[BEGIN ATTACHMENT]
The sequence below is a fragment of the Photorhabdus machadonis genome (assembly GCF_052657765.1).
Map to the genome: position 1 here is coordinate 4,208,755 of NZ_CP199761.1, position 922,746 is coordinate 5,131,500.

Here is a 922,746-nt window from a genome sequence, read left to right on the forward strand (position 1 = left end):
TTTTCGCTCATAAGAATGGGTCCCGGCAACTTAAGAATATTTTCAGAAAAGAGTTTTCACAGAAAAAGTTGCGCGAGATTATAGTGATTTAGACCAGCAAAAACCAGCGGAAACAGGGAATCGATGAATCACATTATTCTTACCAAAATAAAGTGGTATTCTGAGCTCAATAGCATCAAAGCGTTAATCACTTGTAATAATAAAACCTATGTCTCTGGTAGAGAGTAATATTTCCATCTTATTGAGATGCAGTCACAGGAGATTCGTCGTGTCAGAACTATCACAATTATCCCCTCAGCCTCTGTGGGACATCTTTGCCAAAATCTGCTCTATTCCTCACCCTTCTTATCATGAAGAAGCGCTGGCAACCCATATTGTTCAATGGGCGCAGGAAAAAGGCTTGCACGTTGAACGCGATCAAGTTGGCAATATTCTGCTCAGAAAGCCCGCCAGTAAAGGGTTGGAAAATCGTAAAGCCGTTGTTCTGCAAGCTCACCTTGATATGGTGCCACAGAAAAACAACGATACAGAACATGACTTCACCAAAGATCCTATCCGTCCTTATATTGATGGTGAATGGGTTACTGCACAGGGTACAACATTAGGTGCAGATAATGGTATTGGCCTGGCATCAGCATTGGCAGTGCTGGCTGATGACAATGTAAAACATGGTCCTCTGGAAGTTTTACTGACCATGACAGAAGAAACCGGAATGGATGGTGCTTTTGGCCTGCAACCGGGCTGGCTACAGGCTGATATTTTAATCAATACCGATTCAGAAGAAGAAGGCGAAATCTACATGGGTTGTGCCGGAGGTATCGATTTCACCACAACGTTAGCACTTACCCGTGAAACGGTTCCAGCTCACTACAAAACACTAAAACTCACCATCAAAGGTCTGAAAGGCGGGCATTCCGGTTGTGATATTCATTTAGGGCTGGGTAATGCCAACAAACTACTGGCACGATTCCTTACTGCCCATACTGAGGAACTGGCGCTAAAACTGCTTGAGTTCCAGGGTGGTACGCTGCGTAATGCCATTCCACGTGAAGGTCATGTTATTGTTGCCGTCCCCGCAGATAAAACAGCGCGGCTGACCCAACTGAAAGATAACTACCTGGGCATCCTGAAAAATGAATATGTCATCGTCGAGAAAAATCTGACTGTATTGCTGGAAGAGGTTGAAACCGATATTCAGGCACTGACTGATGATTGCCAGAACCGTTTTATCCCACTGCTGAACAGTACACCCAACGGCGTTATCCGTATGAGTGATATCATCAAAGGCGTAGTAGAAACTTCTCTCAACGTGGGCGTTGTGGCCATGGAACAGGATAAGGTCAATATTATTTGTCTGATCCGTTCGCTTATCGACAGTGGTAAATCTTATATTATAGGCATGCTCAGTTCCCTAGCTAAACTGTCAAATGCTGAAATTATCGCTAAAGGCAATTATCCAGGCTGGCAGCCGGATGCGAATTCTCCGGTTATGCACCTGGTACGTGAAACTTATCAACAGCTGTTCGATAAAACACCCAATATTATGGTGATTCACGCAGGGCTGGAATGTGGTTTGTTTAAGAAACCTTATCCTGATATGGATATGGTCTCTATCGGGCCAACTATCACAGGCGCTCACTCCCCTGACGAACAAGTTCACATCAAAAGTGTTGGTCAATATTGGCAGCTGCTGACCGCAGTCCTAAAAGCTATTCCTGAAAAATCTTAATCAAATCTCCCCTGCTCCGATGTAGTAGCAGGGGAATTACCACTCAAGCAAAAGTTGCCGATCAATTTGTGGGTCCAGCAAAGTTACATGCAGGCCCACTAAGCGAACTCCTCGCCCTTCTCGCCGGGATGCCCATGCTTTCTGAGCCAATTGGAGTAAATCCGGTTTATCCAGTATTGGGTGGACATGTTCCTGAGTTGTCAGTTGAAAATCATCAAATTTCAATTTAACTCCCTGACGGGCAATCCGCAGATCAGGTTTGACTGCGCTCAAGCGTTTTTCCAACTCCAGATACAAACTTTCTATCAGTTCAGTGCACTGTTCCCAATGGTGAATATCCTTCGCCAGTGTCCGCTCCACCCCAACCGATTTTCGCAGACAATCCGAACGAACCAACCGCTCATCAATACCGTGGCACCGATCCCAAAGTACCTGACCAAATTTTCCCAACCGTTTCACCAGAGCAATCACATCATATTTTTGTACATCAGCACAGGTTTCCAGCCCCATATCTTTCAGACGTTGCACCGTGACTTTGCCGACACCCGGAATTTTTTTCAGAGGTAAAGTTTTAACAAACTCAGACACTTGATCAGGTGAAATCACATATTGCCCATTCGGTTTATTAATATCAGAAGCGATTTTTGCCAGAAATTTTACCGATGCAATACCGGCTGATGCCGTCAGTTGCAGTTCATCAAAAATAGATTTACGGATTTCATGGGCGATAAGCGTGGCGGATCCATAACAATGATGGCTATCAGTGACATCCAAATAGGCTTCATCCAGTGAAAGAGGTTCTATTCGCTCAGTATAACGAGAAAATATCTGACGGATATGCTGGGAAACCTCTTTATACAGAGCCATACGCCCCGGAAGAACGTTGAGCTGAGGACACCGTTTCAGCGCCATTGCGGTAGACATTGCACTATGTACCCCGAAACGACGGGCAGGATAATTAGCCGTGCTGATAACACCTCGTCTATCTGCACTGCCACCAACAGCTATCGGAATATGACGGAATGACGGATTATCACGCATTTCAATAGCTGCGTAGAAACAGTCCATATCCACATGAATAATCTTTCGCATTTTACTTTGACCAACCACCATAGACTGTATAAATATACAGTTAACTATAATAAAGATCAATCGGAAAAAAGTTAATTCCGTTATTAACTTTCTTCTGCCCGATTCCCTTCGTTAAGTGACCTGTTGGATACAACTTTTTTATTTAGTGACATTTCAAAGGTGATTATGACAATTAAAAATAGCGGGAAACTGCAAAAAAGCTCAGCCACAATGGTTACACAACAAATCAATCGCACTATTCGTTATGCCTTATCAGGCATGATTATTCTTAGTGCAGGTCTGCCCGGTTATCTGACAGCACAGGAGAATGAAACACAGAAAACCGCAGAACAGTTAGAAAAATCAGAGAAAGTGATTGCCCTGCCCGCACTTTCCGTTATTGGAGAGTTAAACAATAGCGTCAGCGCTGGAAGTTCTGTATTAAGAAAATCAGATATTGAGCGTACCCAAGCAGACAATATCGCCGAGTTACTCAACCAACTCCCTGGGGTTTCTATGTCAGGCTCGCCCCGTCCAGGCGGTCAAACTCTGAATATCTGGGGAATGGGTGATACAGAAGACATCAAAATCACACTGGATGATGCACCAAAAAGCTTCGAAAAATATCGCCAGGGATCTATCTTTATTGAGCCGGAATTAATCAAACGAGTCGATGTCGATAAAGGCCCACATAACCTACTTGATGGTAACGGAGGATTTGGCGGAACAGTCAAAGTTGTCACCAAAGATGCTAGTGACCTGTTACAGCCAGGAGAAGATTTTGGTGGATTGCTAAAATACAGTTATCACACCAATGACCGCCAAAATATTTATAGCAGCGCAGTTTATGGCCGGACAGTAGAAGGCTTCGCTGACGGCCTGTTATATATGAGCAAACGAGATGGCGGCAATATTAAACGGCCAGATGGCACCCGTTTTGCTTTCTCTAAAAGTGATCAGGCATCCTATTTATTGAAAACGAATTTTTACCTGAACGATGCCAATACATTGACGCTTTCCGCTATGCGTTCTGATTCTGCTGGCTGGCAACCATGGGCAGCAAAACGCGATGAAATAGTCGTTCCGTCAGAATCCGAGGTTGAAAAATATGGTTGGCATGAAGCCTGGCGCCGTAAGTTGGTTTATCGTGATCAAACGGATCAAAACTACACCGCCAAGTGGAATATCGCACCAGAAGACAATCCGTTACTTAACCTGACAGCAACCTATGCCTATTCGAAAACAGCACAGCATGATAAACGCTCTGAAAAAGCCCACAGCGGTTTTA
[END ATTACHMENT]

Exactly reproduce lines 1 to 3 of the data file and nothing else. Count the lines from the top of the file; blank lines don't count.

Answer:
The sequence below is a fragment of the Photorhabdus machadonis genome (assembly GCF_052657765.1).
Map to the genome: position 1 here is coordinate 4,208,755 of NZ_CP199761.1, position 922,746 is coordinate 5,131,500.

Here is a 922,746-nt window from a genome sequence, read left to right on the forward strand (position 1 = left end):